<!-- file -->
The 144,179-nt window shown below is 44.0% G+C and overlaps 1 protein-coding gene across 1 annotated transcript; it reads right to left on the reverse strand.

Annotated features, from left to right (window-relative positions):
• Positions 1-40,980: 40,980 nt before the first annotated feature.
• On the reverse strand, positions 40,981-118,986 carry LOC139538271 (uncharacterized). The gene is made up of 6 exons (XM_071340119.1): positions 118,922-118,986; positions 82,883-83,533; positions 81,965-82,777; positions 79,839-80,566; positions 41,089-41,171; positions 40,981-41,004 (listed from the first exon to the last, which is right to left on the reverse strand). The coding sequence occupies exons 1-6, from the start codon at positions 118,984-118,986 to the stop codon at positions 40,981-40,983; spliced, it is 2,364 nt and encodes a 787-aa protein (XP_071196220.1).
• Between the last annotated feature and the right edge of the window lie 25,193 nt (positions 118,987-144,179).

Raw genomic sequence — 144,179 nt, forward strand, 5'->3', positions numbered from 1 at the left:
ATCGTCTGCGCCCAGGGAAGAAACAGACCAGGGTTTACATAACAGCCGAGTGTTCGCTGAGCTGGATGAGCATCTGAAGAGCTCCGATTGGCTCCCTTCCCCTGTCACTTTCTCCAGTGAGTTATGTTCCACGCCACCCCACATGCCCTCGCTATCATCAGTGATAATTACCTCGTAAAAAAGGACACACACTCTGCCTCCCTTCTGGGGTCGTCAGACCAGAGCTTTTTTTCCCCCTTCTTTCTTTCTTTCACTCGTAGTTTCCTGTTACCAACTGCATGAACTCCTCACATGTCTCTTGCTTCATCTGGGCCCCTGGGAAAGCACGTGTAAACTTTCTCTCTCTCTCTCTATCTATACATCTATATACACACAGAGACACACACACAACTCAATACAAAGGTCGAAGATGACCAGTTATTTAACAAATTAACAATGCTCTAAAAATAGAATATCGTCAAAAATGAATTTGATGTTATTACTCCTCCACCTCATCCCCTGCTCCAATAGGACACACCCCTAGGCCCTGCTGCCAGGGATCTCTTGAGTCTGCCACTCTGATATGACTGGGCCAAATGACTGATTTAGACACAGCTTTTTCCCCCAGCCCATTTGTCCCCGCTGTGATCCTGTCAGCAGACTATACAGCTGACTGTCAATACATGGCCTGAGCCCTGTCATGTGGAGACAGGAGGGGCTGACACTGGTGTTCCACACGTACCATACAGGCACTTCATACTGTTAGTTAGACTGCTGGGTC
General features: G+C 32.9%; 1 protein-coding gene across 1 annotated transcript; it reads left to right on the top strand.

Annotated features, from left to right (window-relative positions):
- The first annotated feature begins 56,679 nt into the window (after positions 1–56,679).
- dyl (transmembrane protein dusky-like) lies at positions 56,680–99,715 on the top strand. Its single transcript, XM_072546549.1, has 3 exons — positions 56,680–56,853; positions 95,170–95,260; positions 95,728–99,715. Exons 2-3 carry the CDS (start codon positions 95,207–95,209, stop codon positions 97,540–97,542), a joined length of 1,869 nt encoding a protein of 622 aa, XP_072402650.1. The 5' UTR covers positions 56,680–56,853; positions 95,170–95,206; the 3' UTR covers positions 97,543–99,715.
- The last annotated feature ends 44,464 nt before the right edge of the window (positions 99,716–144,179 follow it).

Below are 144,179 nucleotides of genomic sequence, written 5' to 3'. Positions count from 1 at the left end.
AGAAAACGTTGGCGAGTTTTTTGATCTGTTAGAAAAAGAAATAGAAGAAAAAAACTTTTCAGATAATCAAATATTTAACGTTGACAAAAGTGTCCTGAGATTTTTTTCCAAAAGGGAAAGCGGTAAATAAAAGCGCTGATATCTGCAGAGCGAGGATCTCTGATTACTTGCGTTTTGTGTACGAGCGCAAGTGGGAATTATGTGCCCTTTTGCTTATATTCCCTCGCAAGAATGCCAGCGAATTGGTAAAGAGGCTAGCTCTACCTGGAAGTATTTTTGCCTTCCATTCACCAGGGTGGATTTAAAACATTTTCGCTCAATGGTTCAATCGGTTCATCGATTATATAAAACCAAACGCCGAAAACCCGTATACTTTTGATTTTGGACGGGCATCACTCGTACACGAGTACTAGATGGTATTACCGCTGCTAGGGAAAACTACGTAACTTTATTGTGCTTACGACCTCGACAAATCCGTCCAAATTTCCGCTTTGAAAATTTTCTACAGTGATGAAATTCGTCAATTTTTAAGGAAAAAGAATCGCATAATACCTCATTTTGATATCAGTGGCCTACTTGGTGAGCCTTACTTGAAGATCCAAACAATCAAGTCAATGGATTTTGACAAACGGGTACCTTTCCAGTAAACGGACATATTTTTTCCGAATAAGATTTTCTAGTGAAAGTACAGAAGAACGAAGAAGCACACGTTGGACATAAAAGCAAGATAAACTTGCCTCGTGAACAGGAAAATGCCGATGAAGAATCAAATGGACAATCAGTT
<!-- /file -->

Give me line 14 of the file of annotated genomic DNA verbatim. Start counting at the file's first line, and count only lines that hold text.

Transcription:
AGAAAACGTTGGCGAGTTTTTTGATCTGTTAGAAAAAGAAATAGAAGAAAAAAACTTTTCAGATAATCAAATATTTAACGTTGACAAAAGTGTCCTGAGATTTTTTTCCAAAAGGGAAAGCGGTAAATAAAAGCGCTGATATCTGCAGAGCGAGGATCTCTGATTACTTGCGTTTTGTGTACGAGCGCAAGTGGGAATTATGTGCCCTTTTGCTTATATTCCCTCGCAAGAATGCCAGCGAATTGGTAAAGAGGCTAGCTCTACCTGGAAGTATTTTTGCCTTCCATTCACCAGGGTGGATTTAAAACATTTTCGCTCAATGGTTCAATCGGTTCATCGATTATATAAAACCAAACGCCGAAAACCCGTATACTTTTGATTTTGGACGGGCATCACTCGTACACGAGTACTAGATGGTATTACCGCTGCTAGGGAAAACTACGTAACTTTATTGTGCTTACGACCTCGACAAATCCGTCCAAATTTCCGCTTTGAAAATTTTCTACAGTGATGAAATTCGTCAATTTTTAAGGAAAAAGAATCGCATAATACCTCATTTTGATATCAGTGGCCTACTTGGTGAGCCTTACTTGAAGATCCAAACAATCAAGTCAATGGATTTTGACAAACGGGTACCTTTCCAGTAAACGGACATATTTTTTCCGAATAAGATTTTCTAGTGAAAGTACAGAAGAACGAAGAAGCACACGTTGGACATAAAAGCAAGATAAACTTGCCTCGTGAACAGGAAAATGCCGATGAAGAATCAAATGGACAATCAGTT